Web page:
“It's eerie and disturbing news to learn about the death of someone with whom you had a long and enjoyable conversation just a few days before. When that individual is someone like Lowell George, the news becomes all the more shocking.”
That was the lede to a Sweet Potato magazine story Dean Johnson and I wrote together in June of 1979, shortly after the untimely death of the former Little Feat singer-guitarist. And that story — the lede was Johnson’s — came to mind again Friday, Dec. 3, upon hearing of Johnson’s death.
Denyse, his wife of 39 years, rang me. On Wednesday morning, she said he had not been feeling well. She went out to run errands and came home at 1 p.m. to find him on the couch, his body cold, a presumed heart attack.
On Saturday, news came of the death of Boston folk music writer, performer and historian Scott Alarik.
And just like that, the Boston music journalism community lost two of its longtime stalwarts. Both were former Boston Globe colleagues of mine. Johnson covered the same pop/rock area I did in the 1980s before he went to the Boston Herald, expanding his beat to radio and comedy. Alarik covered the folk music scene for the Globe in the ‘80s and ‘90s, an era the paper could commit substantial space to music not in the pop mainstream.
Both went on to have careers in radio. Johnson was a late-night weekend talk show host at WBZ, and Scott was the host of the “Folk Tales” music program on the University of Massachusetts’ WUMB. Scott, a folksinger and guitarist himself, also wrote “Deep Community: Adventures in the Modern Folk Underground” in 2003. The Library Journal tagged it as “an essential primer to the continuing folk revival.” Just this summer, Alarik proved to be a key resource for a book Susie Davidson and I are working on about political music.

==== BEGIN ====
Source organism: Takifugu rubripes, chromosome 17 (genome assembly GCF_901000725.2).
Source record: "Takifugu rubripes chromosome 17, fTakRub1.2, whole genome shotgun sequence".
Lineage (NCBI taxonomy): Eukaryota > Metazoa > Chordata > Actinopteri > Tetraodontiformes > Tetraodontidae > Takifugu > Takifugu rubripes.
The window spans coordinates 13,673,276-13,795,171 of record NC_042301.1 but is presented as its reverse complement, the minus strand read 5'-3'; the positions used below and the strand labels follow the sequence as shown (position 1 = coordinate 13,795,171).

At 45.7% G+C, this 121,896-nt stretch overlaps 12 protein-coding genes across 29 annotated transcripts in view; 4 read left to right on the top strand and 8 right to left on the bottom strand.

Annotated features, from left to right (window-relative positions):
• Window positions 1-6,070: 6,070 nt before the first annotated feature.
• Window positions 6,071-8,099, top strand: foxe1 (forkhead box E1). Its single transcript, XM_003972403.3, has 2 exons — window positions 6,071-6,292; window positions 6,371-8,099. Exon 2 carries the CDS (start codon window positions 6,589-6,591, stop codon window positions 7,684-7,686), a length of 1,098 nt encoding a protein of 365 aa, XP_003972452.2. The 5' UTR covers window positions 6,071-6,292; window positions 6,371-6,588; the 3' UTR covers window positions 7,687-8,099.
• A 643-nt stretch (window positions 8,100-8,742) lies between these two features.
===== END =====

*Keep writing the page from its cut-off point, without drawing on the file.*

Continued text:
I met Johnson in the mid-1970s when we were both writing for the Portland, Maine-based Sweet Potato. We knew each other’s writing from afar — him in Boston, me in Maine — and we each thought the other was the best (or second best) writer the magazine had. I moved to Boston in 1978, the same year Sweet Potato opened a branch and edition. Johnson edited and wrote; I continued writing for the magazine before my Globe days.
When Johnson worked for the Herald, he and I wrote competing reviews. Sometimes, one of us had to leave early to meet deadline, and the other would promise to call if anything of significance happened. We joked that if, at some point, we both made up the same thing it’d have to be deemed true because both major newspapers reported it. (We never did that.)
“I have fond memories of working as Dean's editor at the Herald,” posted Bill Weber on Facebook. “He was a true work horse (in the very best sense of that term). He'd do nearly any assignment, turned in his copy on time and in good shape, was always on the lookout for what was next. A real team player who, when the time finally came (and the budget crunchers at the Herald could no longer deny his value) finally earned his spot on the full-time staff.”